International Standards Organisation. Relevant Standards in Sustainability include, ISO 14001 – Environmental Management System, ISO 26000 – Social responsibility standard and ISO 31000 – Risk management standard.

KPI stands for Key Performance Indicator. In sustainability reporting, KPIs are the most meaningful elements that your organization decides to report and track and are usually used to develop improvement goals. Good KPIs will be material, measurable, improvable, and important to stakeholders.

Life Cycle Analysis or Life Cycle Assessment that refers to measurement of the complete environmental impact of a given product or service. The purpose of LCA is to present a “cradle-to-grave” perspective on impacts from raw materials, manufacture, usage, transportation and disposal.

Objectives and key results (OKR) is a goal-setting framework for defining and tracking objectives and their outcomes.

Sustainability Accounting Standards Board; offers sustainability accounting standards by industry. SASB

Scope 1/2/3
Scope 1: Direct Greenhouse Gas Emissions come from sources that are owned or controlled by the reporting entity. This could be the emissions that are directly created by manufacturing goods, for example, factory fumes.

Scope 2: Indirect Emissions from electricity purchased and used by the organisation. Emissions are created during the production of the energy and eventually used by the organisation.

Scope 3: All Other Indirect Emissions from activities of the organisation, occurring from sources that they do not own or control. These are usually the greatest share of the carbon footprint, covering emissions associated with business travel, procurement, waste and water.

The Sustainable Development Goals (SDGs), also known as the Global Goals, were adopted by all United Nations (UN) Member States in 2015 as a universal call to action to end poverty, protect the planet and ensure that all people enjoy peace and prosperity by 2030. THE 17 GOALS | Sustainable Development (

Stress risk assessment. Employers have a legal duty to protect employees from stress at work by doing a risk assessment and acting on it. If you have fewer than five employees you don’t have to write anything down.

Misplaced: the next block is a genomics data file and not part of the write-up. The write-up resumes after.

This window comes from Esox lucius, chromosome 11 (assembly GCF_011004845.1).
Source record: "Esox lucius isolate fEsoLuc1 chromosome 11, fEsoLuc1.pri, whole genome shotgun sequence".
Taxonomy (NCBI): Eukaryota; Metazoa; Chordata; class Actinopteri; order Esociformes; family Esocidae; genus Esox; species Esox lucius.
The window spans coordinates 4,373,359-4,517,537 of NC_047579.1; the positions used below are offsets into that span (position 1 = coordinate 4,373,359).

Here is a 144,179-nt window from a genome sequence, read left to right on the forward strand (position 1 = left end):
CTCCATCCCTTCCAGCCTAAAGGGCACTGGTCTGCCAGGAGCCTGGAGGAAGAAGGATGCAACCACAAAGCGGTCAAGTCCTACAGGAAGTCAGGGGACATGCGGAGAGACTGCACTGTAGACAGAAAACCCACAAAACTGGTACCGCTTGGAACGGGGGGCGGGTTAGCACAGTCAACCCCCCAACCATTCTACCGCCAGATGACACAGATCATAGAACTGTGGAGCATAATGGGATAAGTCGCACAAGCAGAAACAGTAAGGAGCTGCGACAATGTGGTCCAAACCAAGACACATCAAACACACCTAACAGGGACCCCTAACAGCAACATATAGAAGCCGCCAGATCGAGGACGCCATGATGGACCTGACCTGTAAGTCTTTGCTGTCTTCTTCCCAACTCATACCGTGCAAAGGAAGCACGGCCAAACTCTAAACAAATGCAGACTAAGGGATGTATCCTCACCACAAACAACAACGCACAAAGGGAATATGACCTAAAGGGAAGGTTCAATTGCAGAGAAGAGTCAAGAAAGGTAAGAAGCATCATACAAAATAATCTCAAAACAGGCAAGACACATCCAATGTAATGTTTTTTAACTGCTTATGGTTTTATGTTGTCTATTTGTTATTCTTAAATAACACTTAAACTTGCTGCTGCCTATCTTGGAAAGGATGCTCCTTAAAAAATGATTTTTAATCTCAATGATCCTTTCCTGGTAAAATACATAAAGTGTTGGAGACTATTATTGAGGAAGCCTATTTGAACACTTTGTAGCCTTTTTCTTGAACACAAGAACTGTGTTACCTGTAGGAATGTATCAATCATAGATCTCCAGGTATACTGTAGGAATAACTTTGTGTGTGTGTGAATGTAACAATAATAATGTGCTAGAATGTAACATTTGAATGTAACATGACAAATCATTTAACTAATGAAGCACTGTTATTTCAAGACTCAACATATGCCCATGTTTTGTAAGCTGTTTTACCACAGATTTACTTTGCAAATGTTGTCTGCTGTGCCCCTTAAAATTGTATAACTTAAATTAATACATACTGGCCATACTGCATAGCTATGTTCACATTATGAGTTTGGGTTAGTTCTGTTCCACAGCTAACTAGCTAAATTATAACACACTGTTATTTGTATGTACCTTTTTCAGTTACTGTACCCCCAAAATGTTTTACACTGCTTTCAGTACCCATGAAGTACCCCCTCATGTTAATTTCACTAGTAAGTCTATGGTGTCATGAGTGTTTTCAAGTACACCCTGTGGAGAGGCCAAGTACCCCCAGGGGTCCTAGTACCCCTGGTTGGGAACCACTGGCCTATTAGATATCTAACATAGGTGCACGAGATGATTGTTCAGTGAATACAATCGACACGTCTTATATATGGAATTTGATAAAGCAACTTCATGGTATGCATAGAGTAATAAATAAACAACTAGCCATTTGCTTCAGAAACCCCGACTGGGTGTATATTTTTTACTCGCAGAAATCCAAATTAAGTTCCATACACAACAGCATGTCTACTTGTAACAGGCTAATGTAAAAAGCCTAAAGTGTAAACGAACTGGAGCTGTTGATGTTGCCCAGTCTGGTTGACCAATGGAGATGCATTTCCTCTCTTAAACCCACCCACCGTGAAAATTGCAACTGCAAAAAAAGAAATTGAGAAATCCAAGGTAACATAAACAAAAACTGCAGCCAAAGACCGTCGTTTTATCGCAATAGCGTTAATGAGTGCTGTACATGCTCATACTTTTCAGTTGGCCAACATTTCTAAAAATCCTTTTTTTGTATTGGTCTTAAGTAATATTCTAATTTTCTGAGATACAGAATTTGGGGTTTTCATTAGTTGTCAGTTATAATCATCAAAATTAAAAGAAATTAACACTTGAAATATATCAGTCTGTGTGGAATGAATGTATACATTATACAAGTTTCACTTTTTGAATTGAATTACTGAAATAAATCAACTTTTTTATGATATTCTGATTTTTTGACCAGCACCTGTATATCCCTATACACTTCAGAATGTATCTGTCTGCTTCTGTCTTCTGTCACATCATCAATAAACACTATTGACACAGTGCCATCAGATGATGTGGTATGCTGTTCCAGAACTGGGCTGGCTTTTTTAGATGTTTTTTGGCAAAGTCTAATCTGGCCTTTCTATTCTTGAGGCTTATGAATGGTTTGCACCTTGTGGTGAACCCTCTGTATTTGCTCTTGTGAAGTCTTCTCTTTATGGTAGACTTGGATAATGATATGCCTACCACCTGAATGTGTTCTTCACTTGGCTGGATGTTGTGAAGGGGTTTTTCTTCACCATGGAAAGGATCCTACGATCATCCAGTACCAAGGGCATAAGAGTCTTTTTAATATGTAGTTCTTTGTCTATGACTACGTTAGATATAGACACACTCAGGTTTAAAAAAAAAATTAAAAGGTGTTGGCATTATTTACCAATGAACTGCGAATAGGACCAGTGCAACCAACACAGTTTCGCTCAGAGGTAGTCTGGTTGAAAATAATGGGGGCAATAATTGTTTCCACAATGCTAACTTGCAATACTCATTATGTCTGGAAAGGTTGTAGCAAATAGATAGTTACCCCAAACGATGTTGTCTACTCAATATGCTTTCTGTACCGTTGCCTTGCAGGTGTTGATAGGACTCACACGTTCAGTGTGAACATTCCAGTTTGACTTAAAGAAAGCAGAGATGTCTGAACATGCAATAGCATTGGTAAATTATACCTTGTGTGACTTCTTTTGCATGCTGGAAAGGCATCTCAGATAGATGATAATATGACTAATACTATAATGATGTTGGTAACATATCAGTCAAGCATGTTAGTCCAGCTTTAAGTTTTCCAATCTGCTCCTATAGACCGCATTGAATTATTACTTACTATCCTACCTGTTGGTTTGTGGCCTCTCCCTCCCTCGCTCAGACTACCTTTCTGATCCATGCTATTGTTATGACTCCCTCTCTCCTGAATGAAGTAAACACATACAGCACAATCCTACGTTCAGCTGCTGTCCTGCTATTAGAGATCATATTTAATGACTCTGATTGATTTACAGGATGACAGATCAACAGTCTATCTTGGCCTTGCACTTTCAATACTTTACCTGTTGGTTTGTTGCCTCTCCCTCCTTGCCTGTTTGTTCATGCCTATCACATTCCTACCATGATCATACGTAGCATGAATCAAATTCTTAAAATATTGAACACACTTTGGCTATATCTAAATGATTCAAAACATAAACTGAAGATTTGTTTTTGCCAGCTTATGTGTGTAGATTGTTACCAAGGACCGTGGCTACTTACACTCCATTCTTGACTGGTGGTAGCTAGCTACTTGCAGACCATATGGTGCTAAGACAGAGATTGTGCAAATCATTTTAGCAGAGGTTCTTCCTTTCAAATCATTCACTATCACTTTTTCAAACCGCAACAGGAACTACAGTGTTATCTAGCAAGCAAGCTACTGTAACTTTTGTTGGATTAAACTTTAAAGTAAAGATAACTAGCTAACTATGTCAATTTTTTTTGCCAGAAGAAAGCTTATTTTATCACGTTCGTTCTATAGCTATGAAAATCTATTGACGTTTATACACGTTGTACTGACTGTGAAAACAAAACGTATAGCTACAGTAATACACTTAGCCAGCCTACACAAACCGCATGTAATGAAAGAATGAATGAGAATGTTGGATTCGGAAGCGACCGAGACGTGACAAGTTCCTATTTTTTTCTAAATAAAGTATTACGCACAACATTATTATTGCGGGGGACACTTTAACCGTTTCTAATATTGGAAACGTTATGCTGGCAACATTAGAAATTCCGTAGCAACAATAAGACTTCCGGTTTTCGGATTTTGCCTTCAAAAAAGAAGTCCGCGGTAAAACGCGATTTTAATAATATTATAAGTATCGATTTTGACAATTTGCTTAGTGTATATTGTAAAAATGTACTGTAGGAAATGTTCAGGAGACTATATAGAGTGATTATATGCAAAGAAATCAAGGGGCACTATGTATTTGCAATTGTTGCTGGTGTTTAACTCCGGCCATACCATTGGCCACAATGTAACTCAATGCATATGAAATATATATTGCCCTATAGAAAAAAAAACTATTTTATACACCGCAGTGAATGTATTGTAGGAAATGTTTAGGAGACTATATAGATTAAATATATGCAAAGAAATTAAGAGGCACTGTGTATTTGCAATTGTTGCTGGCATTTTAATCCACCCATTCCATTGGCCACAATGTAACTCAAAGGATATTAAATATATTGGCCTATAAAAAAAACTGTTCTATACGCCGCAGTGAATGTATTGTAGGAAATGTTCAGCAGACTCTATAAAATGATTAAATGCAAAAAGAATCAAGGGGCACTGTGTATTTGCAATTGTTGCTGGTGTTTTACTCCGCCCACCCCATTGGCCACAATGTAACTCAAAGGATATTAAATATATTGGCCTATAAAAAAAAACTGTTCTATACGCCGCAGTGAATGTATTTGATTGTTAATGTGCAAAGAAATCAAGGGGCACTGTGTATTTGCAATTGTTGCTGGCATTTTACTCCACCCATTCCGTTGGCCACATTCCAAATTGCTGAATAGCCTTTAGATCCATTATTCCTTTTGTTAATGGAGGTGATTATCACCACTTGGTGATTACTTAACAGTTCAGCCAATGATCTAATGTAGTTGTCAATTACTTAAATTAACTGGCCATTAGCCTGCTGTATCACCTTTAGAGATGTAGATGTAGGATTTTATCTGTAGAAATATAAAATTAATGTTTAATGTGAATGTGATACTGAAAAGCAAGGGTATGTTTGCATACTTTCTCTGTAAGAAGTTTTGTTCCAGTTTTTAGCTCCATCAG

Socially responsible investing (SRI), also known as social investment, is an investment that is considered socially responsible due to the nature of the business the company conducts. Common themes for socially responsible investments include socially conscious investing.

National Social Value Network – Themes, Outcomes and Measures It sets out the expectations for central government construction projects, from commissioning and procurement, through to delivery and decommission.

Triple Bottom Line (TBL) is a theory that states that companies should make efforts to capture social as well as environmental prospects in its primary objectives, along with the goal of earning profits.

The United Nations (UN) is an intergovernmental organization that aims to maintain international peace and security, develop friendly relations among nations, achieve international cooperation, and be a centre for harmonizing the actions of nations.

Get in touch if you would like to know more or we can help build your sustainable business framework.


Subscribe to our newsletter

Get sustainable business updates and latest thinking*

This field is for validation purposes and should be left unchanged.
*No SPAM. Ever.
Scroll to Top